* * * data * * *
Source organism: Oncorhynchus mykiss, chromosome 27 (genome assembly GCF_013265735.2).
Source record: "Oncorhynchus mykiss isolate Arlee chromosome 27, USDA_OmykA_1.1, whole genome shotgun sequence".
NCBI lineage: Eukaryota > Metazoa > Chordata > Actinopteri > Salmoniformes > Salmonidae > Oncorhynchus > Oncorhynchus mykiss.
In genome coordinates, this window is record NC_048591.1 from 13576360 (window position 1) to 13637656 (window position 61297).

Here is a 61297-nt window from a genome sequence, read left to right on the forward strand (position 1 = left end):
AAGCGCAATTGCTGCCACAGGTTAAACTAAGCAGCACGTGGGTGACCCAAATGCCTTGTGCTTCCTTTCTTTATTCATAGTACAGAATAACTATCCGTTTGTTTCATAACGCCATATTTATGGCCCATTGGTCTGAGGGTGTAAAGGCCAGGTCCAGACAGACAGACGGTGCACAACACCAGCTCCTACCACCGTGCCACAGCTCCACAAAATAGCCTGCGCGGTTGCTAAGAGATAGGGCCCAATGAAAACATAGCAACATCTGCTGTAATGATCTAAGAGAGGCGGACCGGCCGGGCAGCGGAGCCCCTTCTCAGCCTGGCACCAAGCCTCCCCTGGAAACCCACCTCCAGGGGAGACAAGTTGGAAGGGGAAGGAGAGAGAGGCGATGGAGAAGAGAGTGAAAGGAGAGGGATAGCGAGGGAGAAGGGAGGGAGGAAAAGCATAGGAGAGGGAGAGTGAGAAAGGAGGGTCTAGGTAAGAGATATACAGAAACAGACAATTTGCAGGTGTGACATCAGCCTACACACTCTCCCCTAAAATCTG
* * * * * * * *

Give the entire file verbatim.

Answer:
Source organism: Oncorhynchus mykiss, chromosome 27 (genome assembly GCF_013265735.2).
Source record: "Oncorhynchus mykiss isolate Arlee chromosome 27, USDA_OmykA_1.1, whole genome shotgun sequence".
NCBI lineage: Eukaryota > Metazoa > Chordata > Actinopteri > Salmoniformes > Salmonidae > Oncorhynchus > Oncorhynchus mykiss.
In genome coordinates, this window is record NC_048591.1 from 13576360 (window position 1) to 13637656 (window position 61297).

Here is a 61297-nt window from a genome sequence, read left to right on the forward strand (position 1 = left end):
AAGCGCAATTGCTGCCACAGGTTAAACTAAGCAGCACGTGGGTGACCCAAATGCCTTGTGCTTCCTTTCTTTATTCATAGTACAGAATAACTATCCGTTTGTTTCATAACGCCATATTTATGGCCCATTGGTCTGAGGGTGTAAAGGCCAGGTCCAGACAGACAGACGGTGCACAACACCAGCTCCTACCACCGTGCCACAGCTCCACAAAATAGCCTGCGCGGTTGCTAAGAGATAGGGCCCAATGAAAACATAGCAACATCTGCTGTAATGATCTAAGAGAGGCGGACCGGCCGGGCAGCGGAGCCCCTTCTCAGCCTGGCACCAAGCCTCCCCTGGAAACCCACCTCCAGGGGAGACAAGTTGGAAGGGGAAGGAGAGAGAGGCGATGGAGAAGAGAGTGAAAGGAGAGGGATAGCGAGGGAGAAGGGAGGGAGGAAAAGCATAGGAGAGGGAGAGTGAGAAAGGAGGGTCTAGGTAAGAGATATACAGAAACAGACAATTTGCAGGTGTGACATCAGCCTACACACTCTCCCCTAAAATCTG